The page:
UCLA is giving him that opportunity in the hopes this polished pro coach can revitalize a beleaguered college program.
“I think UCLA is truly a sleeping giant, and I realize that an opportunity like this, of this magnitude, doesn’t present itself more than once in a coaching career,” Mora said. “When the job was offered, I jumped at the chance to be a Bruin.”
Mora was the coach of the Atlanta Falcons and Seattle Seahawks, going 31-33 over four seasons while reaching one NFC title game. The son of longtime NFL coach Jim Mora is a former University of Washington defensive back who had only one season of college coaching experience at his alma mater in 1984 before beginning a 25-year career in the NFL.
Mora realizes the majority of NFL coaches who go back to the college game have little success. For every Pete Carroll, who replaced Mora with the Seahawks after a spectacular run at Southern California, dozens of pro veterans couldn’t figure out college football’s morass of recruiting details, and NCAA rules.
“I’ve given this a lot of thought,” Mora said. “This isn’t something that just popped up. This has been a goal of mine since I left the Seattle Seahawks. I’ve had a passion and a real strong desire to get back into coaching football at the collegiate level. I’ve had opportunities to go back to the NFL over the past year, and turned them down in hopes that one day I’d have the opportunity to coach at a college football program like UCLA‘s.”
Mora spent the past two years out of coaching, working as a television analyst after the Seahawks fired him in January 2010 after just one season. Mora also spent his down time studying college football, learning the fine points of recruiting and other NCAA arcana.
Although Mora’s hiring immediately came under criticism on popular fan websites and message boards for the understandable qualms about his pro background, nobody can accuse athletic director Dan Guerrero of playing it safe.
Mora’s hire is doubly unorthodox at UCLA, which has stuck to offensive-minded coaches who played or coached at the school for more than two generations. Mora is the first UCLA coach with a defensive background in at least 40 years, breaking up a lineage including offensive masterminds Dick Vermeil, Terry Donahue and Bob Toledo.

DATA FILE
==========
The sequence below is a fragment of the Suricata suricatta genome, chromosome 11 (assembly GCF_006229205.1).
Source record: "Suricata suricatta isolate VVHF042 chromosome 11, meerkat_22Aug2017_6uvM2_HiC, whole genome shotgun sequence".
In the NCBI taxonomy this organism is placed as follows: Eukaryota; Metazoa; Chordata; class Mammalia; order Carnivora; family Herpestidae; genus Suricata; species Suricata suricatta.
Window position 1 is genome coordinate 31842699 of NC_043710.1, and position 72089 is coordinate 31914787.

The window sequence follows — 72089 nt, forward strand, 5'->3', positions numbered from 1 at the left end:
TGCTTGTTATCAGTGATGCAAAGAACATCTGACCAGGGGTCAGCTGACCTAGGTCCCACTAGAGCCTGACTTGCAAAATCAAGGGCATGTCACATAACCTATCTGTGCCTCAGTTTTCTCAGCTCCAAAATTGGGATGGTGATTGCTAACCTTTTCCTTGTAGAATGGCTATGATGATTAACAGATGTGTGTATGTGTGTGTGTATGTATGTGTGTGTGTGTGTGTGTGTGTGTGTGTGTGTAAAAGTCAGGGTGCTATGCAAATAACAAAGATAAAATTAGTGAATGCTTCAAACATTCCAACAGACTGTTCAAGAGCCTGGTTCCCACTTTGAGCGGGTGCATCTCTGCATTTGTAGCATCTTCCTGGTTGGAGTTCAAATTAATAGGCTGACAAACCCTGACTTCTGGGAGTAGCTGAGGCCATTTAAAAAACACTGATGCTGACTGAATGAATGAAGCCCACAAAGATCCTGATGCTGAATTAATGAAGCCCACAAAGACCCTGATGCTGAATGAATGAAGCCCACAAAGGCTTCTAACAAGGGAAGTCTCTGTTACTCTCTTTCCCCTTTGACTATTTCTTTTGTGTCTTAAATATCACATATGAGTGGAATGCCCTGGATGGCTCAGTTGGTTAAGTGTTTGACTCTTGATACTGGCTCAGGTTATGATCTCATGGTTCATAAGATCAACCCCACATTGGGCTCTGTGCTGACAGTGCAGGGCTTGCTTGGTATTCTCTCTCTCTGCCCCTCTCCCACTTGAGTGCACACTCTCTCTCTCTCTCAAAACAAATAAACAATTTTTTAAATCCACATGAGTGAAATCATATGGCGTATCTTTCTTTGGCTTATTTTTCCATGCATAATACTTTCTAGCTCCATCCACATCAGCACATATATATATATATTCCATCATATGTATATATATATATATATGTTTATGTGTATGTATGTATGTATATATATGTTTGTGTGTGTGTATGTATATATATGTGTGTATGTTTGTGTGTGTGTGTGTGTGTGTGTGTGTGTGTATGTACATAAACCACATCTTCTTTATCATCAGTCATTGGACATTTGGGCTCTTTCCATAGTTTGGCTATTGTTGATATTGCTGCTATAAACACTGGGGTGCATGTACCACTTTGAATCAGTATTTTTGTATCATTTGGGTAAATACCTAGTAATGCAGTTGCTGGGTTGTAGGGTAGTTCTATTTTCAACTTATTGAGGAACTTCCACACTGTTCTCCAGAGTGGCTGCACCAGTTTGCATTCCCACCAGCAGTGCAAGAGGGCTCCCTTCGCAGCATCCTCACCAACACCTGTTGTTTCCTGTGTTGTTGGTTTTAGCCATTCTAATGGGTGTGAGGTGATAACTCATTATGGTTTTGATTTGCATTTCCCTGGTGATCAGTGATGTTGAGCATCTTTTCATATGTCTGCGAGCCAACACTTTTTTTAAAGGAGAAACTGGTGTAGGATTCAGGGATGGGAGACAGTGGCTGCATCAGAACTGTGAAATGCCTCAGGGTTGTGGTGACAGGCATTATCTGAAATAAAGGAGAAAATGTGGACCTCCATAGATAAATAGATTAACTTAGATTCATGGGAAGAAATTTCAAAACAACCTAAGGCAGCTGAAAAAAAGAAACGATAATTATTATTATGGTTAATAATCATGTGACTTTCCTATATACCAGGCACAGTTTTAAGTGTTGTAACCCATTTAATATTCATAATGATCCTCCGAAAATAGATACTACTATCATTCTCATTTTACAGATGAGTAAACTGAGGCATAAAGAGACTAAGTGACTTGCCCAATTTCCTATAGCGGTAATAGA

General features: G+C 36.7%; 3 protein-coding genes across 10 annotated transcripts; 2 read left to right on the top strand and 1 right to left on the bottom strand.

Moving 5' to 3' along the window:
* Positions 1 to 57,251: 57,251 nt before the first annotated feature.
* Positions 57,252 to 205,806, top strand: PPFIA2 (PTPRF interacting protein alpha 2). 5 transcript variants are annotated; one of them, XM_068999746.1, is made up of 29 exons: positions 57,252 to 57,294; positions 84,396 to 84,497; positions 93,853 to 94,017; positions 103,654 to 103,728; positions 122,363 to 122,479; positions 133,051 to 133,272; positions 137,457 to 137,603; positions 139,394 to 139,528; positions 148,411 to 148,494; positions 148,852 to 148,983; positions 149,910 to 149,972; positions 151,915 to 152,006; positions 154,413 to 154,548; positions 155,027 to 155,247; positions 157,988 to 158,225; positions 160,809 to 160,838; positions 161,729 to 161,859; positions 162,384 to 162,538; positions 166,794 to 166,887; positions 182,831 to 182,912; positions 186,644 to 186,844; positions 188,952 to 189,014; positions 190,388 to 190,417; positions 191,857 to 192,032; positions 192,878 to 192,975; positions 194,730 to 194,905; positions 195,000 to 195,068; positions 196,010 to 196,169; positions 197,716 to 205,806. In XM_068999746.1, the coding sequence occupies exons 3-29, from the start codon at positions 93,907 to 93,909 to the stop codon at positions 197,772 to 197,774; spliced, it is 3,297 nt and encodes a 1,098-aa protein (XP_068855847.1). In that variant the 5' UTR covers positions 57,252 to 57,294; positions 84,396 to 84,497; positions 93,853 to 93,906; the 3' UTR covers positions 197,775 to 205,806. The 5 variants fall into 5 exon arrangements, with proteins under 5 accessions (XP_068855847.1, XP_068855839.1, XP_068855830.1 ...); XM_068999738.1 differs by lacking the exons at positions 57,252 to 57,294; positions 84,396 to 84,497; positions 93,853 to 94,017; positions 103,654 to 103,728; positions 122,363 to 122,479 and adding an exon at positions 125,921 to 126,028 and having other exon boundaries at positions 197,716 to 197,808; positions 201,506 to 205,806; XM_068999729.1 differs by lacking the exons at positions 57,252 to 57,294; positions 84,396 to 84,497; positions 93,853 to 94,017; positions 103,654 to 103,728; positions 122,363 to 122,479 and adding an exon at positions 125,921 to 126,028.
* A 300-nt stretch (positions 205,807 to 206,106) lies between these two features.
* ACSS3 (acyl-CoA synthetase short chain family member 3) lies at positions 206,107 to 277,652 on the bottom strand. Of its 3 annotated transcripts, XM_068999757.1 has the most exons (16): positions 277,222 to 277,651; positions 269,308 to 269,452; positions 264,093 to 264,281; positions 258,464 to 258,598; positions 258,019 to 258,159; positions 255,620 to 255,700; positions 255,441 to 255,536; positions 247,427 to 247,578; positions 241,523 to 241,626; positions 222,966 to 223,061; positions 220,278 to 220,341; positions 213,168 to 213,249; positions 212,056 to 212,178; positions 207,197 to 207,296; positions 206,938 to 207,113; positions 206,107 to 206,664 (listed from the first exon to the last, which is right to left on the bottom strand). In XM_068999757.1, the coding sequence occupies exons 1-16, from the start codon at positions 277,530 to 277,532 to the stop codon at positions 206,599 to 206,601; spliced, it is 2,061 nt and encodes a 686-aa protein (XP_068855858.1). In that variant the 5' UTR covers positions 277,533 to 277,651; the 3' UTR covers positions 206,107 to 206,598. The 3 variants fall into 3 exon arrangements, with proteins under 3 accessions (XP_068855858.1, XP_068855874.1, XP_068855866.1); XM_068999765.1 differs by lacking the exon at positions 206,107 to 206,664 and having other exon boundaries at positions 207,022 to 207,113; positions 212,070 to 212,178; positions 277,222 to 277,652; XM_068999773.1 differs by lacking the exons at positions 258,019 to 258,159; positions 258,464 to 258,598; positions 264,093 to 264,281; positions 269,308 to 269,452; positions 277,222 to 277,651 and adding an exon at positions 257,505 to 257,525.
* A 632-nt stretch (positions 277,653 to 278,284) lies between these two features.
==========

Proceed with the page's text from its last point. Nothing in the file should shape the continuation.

“He is high-energy, hard-nosed, disciplined and organized,” said Guerrero, whose own fate could be tied to Mora after firing his last two coaches for mediocre results. “He has coached defense his whole life, and that bodes well for us with the kind of offensive firepower we see in our conference. Though he’s never coached a game in college, bottom line is he is a terrific football coach, and he will surround himself with a staff that will aid in the transition from pro football to college football.”
Neuheisel went 21-29 over four seasons at his alma mater, getting fired last month after UCLA was embarrassed 50-0 by coach Lane Kiffin’s fifth-ranked Trojans. USC’s postseason ban still allowed the Bruins to play in the first Pac-12 championship game, where UCLA lost 49-31 to Oregon last week.
UCLA will play Illinois in the Kraft Fight Hunger Bowl on Dec. 31 under interim coach Mike Johnson, Neuheisel’s offensive coordinator. Johnson also was Mora’s quarterbacks coach for two seasons with the Falcons.
The 50-year-old Mora was born in Los Angeles and spent part of his childhood in the area, but has no links to UCLA beyond his father’s one season on the Bruins’ coaching staff in the 1970s. Guerrero said that wasn’t a prerequisite for the job, but was determined to hire a coach with previous head coaching experience.
The Bruins probably could use a fresh start: They haven’t played in a Rose Bowl in 13 seasons and haven’t been ranked for more than five seasons, both school-record streaks, while rarely threatening to emerge from powerhouse USC’s shadow across town.